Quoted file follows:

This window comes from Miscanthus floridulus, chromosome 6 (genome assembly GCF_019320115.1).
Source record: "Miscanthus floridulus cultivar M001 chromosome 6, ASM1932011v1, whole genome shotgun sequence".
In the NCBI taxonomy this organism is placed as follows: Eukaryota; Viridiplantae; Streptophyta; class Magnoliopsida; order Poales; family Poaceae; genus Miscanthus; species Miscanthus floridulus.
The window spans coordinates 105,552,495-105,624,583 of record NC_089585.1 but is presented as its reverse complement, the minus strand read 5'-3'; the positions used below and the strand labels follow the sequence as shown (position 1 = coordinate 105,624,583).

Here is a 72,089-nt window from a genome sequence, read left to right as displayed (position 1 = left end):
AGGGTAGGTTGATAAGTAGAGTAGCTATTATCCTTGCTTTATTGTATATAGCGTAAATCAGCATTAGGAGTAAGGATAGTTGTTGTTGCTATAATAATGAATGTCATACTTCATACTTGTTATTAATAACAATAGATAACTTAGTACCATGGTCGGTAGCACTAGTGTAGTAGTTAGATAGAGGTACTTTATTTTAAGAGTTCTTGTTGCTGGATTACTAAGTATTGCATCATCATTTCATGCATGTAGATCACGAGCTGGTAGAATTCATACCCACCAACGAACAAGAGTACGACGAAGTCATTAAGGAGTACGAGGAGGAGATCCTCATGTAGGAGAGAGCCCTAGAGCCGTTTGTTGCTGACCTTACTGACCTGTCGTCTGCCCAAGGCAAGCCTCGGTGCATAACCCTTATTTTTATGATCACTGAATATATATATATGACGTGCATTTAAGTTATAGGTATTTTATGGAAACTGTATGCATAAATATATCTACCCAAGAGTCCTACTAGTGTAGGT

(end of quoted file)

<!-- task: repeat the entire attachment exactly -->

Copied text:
This window comes from Miscanthus floridulus, chromosome 6 (genome assembly GCF_019320115.1).
Source record: "Miscanthus floridulus cultivar M001 chromosome 6, ASM1932011v1, whole genome shotgun sequence".
In the NCBI taxonomy this organism is placed as follows: Eukaryota; Viridiplantae; Streptophyta; class Magnoliopsida; order Poales; family Poaceae; genus Miscanthus; species Miscanthus floridulus.
The window spans coordinates 105,552,495-105,624,583 of record NC_089585.1 but is presented as its reverse complement, the minus strand read 5'-3'; the positions used below and the strand labels follow the sequence as shown (position 1 = coordinate 105,624,583).

Here is a 72,089-nt window from a genome sequence, read left to right as displayed (position 1 = left end):
AGGGTAGGTTGATAAGTAGAGTAGCTATTATCCTTGCTTTATTGTATATAGCGTAAATCAGCATTAGGAGTAAGGATAGTTGTTGTTGCTATAATAATGAATGTCATACTTCATACTTGTTATTAATAACAATAGATAACTTAGTACCATGGTCGGTAGCACTAGTGTAGTAGTTAGATAGAGGTACTTTATTTTAAGAGTTCTTGTTGCTGGATTACTAAGTATTGCATCATCATTTCATGCATGTAGATCACGAGCTGGTAGAATTCATACCCACCAACGAACAAGAGTACGACGAAGTCATTAAGGAGTACGAGGAGGAGATCCTCATGTAGGAGAGAGCCCTAGAGCCGTTTGTTGCTGACCTTACTGACCTGTCGTCTGCCCAAGGCAAGCCTCGGTGCATAACCCTTATTTTTATGATCACTGAATATATATATATGACGTGCATTTAAGTTATAGGTATTTTATGGAAACTGTATGCATAAATATATCTACCCAAGAGTCCTACTAGTGTAGGT